In today’s digital world, privacy and the data economy have become key buzzwords. Media coverage of data breaches has raised consumer awareness about how personal data is being used, managed and shared. As a result, the regulatory environment on data privacy is becoming more stringent. The new EU General Data Protection Regulation (GDPR) takes effect on May 25, 2018, along with other global regulatory changes. In Canada, we have mandatory breach reporting regulations coming into force and there are efforts underway to amend our private-sector privacy law.
The Canadian Marketing Association, in collaboration with its member organizations, has been active in responding to consumer concerns about data privacy and the need for increased transparency on how their data is being collected, used and shared. We have pro-actively created self-regulatory measures on privacy. We have consulted with the Office of the Privacy Commissioner on numerous privacy issues to ensure consumers’ concerns are being addressed. It is important that the Canadian economy continues to thrive – with the help of innovative and responsible business models – in a climate that protects consumer rights.
To better understand Canadian consumer perspectives, the CMA recently participated in a global study conducted by Foresight Factory in 10 countries (Argentina, Australia, Canada, France, Germany, Netherlands, Singapore, Spain, UK and US) on behalf of the Global Alliance of Data-Driven Marketing Associations. Findings are based on an online survey, conducted in November 2017, of at least 1,000 people in each market.
Canadian-specific study results show there is some interesting interplay between consumers’ awareness of data issues and their understanding of how their personal data is used by companies. 77% of Canadians have some concern about their online privacy. At the same time, the research shows that consumer comfort is improving and that there is fertile ground for a healthy exchange of data in Canada. 57% of consumers agree that disclosing personal information is increasingly part of modern life, and 35% view the exchange of personal information as essential for the smooth running of modern society. Most notably, 45% of millennials agree with that statement.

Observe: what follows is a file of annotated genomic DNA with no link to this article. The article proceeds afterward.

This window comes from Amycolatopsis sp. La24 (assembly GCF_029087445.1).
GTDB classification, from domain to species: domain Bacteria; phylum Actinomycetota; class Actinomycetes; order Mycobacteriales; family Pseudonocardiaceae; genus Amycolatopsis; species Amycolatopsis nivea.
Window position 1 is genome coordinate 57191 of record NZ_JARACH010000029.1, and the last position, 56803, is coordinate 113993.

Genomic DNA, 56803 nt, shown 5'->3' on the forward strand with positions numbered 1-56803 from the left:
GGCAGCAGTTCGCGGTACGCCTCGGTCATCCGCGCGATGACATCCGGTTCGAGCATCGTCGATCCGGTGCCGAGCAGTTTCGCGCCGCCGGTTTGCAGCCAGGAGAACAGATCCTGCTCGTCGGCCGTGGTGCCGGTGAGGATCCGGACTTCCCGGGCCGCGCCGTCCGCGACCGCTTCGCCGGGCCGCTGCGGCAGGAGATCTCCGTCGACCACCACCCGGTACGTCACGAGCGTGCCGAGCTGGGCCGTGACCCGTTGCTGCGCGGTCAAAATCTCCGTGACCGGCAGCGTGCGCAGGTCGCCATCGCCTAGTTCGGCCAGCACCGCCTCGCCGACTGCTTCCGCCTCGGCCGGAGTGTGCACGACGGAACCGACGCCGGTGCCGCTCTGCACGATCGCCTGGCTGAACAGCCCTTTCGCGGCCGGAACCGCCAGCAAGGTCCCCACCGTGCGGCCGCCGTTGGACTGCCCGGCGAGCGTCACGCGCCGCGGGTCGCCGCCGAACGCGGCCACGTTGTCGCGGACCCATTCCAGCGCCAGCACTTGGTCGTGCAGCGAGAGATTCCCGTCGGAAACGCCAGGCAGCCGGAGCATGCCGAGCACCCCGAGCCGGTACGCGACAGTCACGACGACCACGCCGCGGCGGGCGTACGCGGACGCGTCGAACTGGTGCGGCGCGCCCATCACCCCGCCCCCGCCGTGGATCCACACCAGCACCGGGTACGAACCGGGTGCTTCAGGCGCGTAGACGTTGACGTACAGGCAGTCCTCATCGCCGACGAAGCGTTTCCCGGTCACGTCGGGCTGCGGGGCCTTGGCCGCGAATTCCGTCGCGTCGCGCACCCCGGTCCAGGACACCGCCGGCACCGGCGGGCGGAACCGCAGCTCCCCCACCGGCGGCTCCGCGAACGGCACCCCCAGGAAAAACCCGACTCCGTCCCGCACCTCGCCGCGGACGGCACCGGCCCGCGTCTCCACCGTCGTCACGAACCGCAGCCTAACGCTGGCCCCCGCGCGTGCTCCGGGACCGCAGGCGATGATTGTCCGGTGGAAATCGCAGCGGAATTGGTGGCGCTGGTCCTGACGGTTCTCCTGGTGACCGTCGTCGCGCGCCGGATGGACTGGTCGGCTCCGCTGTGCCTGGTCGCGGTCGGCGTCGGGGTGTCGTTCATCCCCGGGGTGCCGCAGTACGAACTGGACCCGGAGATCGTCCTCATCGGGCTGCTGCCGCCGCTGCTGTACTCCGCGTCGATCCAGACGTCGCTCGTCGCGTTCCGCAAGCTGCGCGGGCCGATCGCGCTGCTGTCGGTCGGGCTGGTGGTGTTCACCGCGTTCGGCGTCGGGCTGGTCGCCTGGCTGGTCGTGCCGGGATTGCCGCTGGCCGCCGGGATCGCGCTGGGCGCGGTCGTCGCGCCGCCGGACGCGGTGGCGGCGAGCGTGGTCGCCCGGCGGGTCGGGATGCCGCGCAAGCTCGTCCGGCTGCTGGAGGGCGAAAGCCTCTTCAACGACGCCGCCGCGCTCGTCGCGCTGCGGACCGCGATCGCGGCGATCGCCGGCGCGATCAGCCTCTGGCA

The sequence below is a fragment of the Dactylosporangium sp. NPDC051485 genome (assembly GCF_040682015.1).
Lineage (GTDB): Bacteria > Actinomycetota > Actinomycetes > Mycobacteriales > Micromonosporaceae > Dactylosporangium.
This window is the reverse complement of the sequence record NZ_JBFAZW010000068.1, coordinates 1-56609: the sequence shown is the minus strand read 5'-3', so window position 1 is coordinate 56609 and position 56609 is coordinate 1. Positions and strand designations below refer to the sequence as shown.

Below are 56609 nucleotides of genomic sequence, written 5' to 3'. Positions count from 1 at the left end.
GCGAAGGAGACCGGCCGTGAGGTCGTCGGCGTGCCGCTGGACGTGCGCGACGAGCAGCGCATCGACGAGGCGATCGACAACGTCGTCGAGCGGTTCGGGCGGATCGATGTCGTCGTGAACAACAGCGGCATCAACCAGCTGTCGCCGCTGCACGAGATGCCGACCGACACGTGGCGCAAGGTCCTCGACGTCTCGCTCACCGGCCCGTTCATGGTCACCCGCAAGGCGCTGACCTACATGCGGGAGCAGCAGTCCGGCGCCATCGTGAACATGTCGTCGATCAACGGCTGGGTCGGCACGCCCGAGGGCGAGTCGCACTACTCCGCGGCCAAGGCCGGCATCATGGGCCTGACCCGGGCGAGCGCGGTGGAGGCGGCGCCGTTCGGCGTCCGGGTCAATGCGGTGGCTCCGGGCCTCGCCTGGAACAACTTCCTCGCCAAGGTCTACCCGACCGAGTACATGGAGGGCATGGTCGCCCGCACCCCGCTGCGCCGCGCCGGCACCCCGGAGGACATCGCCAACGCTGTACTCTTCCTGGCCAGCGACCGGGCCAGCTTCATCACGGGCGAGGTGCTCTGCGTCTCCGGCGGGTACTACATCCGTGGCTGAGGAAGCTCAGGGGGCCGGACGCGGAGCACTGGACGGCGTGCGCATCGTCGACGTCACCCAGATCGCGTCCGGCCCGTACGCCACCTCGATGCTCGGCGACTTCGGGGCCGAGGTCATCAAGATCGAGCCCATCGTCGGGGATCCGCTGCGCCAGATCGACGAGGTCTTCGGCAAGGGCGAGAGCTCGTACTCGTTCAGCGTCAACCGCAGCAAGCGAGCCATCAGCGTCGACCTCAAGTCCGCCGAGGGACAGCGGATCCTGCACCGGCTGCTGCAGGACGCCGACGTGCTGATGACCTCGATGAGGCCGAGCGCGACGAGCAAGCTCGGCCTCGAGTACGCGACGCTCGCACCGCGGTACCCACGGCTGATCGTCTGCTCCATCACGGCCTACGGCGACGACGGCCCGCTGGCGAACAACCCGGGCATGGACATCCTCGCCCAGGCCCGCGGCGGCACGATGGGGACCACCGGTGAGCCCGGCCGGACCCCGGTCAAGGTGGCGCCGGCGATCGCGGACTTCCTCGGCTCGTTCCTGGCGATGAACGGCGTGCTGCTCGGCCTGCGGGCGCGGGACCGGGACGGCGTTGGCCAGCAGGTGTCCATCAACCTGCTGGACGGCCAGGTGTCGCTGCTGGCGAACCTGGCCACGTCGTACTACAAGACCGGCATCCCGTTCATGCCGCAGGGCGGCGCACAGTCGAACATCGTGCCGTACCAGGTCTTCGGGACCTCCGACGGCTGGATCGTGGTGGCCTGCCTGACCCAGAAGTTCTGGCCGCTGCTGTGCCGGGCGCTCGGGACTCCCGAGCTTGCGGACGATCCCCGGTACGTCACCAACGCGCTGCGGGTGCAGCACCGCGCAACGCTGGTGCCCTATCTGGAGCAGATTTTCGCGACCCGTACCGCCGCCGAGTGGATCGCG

The information that the research provides about millennials is very insightful. Millennials are unique as a generation because they have grown up in the digital age and their attitudes on data privacy are considerably different than other generational groups. These differences are evident in the results.
It is encouraging to see consumers growing more comfortable with data sharing. The key to further addressing overall concerns will be to focus consumer understanding on the practical benefits of the data exchanges they are making. Trust, transparency and control will continue to be the bedrock upon which brands will have to build their relationships with consumers.
For more information regarding the Canadian Marketing Association and its latest resources on privacy and other government relations and consumer affairs, please visit CMAadvocacy.ca.
President & CEO
Canadian Marketing Association